Krumer navigated through the maze of brightly-colored, squat buildings in the direction indicated by the boy from the Black Morgan. Initially, the first mate had no trouble finding his way along the ancient, damp cobblestones while he threaded his way through the town. It was not until he reached a fishmonger’s shop painted a cheery blue and aptly named ‘The Blue Fishery’ that Krumer realized he might actually be lost.
With a brief look overhead at the clear mountain sky, he set his jaw and quickly pressed onward. Krumer stepped around the corner of the fishmonger and set his course for the east side of the fishing town. His determination was rewarded a few minutes later when he saw a weathered sign for BeeBottles’ Apothecary. The first mate stepped through the door and inside.
Somewhere above the door, the jingle of bells stopped Krumer up short just inside the doorway. The apothecary was a modest, square building. Wooden shelves easily taller than Krumer’s height subdivided the room into narrow sections. On these, all manner of items from rope to pickled herring, and even a few cans of bicarbonate soda were neatly arranged.
An older woman, black hair shot through with streaks of gray all gathered into a proper bun atop her head, shuffled out in a blue gingham dress from behind the farthest shelf. She tilted her nose down to peer at the orc over her square framed glasses.
“And what can I do for you, young man?” she asked, her voice colored with a very faint French accent. “Be a dear and shut the door? We rather not let the stiff breeze in too often.”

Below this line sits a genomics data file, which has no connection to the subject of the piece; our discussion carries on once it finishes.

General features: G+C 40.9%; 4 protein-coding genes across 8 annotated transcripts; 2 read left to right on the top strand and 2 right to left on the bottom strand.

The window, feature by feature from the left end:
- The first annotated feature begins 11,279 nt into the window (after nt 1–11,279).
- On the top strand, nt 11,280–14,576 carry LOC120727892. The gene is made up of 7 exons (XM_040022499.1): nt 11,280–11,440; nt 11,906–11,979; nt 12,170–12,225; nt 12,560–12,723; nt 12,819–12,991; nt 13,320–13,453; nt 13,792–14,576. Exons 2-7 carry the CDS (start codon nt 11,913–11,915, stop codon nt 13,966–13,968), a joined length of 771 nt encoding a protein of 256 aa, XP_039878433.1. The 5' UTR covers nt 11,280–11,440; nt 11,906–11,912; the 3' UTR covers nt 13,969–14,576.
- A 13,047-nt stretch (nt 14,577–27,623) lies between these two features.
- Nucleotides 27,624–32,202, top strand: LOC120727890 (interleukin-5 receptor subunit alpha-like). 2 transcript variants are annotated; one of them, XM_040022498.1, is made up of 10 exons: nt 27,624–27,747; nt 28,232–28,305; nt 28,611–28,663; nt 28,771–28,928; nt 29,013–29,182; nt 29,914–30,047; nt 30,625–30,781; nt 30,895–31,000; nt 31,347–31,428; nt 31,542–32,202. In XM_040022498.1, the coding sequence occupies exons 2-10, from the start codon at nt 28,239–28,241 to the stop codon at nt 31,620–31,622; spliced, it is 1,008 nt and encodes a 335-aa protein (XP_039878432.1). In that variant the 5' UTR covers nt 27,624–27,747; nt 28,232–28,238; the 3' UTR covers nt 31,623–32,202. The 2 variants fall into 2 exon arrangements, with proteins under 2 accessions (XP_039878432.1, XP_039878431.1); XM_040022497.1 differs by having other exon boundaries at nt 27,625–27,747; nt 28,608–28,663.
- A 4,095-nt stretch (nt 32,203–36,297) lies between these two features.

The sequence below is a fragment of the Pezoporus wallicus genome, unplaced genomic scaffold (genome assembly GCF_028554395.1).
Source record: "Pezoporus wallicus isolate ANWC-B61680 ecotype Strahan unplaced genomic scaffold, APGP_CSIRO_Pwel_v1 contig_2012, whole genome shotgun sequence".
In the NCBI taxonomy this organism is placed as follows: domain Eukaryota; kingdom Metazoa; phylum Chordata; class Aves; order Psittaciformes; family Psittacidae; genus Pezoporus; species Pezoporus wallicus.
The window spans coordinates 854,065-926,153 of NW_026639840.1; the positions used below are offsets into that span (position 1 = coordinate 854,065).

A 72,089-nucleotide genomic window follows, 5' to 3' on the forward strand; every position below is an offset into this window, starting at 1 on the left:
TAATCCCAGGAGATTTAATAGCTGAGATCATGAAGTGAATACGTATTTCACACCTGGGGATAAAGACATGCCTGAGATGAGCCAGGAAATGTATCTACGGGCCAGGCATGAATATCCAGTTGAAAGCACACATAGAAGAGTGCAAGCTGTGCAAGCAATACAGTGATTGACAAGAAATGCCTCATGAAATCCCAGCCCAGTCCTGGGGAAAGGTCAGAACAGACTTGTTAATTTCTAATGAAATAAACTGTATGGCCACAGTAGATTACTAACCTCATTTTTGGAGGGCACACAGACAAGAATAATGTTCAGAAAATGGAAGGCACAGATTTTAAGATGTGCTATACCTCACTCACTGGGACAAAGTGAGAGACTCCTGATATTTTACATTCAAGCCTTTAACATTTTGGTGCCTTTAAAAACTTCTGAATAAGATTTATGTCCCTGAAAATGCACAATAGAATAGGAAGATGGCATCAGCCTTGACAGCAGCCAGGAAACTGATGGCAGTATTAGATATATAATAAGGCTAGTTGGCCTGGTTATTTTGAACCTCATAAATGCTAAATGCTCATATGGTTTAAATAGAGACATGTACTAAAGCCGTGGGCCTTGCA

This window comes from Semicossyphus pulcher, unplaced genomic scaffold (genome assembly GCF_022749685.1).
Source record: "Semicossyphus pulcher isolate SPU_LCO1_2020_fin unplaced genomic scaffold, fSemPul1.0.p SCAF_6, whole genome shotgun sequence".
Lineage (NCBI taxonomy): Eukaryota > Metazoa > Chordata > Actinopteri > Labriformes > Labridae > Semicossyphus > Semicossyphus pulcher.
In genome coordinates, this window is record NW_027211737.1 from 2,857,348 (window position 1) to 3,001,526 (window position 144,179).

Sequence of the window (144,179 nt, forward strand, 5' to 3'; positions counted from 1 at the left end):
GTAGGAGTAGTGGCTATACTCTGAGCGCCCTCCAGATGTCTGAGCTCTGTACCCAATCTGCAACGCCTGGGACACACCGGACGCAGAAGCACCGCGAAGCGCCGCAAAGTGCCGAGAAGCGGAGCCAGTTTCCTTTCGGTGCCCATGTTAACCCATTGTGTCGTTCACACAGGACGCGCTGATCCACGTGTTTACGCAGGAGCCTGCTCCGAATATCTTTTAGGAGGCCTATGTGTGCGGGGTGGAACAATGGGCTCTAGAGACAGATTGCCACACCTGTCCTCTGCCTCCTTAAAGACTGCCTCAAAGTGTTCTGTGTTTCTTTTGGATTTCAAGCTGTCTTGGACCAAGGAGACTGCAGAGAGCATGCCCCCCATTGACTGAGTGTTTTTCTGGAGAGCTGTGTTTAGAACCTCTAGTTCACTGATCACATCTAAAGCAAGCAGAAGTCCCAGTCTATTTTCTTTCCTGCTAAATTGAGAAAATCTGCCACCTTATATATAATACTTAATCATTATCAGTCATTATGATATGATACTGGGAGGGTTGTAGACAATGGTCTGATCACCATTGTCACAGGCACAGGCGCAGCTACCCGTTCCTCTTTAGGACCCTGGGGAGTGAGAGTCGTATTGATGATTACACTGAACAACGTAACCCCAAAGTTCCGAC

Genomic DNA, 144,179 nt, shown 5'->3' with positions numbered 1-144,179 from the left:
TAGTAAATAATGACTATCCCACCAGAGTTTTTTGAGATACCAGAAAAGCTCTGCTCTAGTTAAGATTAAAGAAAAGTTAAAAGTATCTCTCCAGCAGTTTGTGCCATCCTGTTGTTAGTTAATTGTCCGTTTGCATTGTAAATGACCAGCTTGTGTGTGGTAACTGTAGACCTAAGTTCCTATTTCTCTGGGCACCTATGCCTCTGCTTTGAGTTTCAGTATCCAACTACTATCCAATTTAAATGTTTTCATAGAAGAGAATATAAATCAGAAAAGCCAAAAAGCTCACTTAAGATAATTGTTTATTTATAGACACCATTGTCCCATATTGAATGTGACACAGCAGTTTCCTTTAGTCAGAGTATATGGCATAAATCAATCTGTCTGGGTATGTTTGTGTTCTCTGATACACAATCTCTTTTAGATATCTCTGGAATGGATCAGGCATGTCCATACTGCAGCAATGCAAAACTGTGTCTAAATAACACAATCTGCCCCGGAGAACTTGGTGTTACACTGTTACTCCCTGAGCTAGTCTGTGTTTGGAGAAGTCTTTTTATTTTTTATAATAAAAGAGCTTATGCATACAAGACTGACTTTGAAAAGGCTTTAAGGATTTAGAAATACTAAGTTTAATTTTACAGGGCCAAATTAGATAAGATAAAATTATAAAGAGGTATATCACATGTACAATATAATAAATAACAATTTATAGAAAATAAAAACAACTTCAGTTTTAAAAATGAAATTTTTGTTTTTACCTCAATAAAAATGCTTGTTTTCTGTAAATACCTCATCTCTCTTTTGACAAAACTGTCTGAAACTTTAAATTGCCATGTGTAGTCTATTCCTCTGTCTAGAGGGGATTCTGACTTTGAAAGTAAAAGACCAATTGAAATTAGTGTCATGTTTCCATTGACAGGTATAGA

The first mate shut the door behind him and fidgeted. “I was told you have an infirmary, madam? Also that you may have a patient? A rather determined man?”
A bemused smile spread across her face that seemed to warm the room. “Certainly! And if you are the ‘Mr. Whitehorse’ he keeps speaking of, your friend will be very pleasantly surprised. Step behind the counter, and take the hall to the back rooms. He will be eager to see you.”
Krumer nodded his thanks with a sideways grin, then vanished behind the counter.
A short walk later, the first mate knocked on the door frame of a long room that held a pair of beds. Each bed had its own nightstand and was separated by a cream curtain on a simple frame that ran the same length as the beds. Captain Hunter looked over from the first bed and smiled at his first mate in the doorway. The captain tried to rise, but winced instead and settled back onto the pillow. With a small shake of his head, Krumer walked into the room.
“Well, spirits do favor the foolish and Anthony Hunter. How are you?” Mr. Whitehorse asked with a smile that did not quite conceal his concern,
Hunter chuckled then winced in pain again. “Damnable cracked rib, hurts bloody awful. Aside from that, I’m alive. I don’t see me wrestling any more drakes soon, though.”
“That would relieve the crew. Mr. O’Fallon, in particular.”
When the pain subsided, Hunter sighed. “Krumer, I know what stirred that drake to action. Sad to say, we helped irritate the whole thing.”
The first mate pulled up a chair and took a seat next to the bed. “What do you mean?”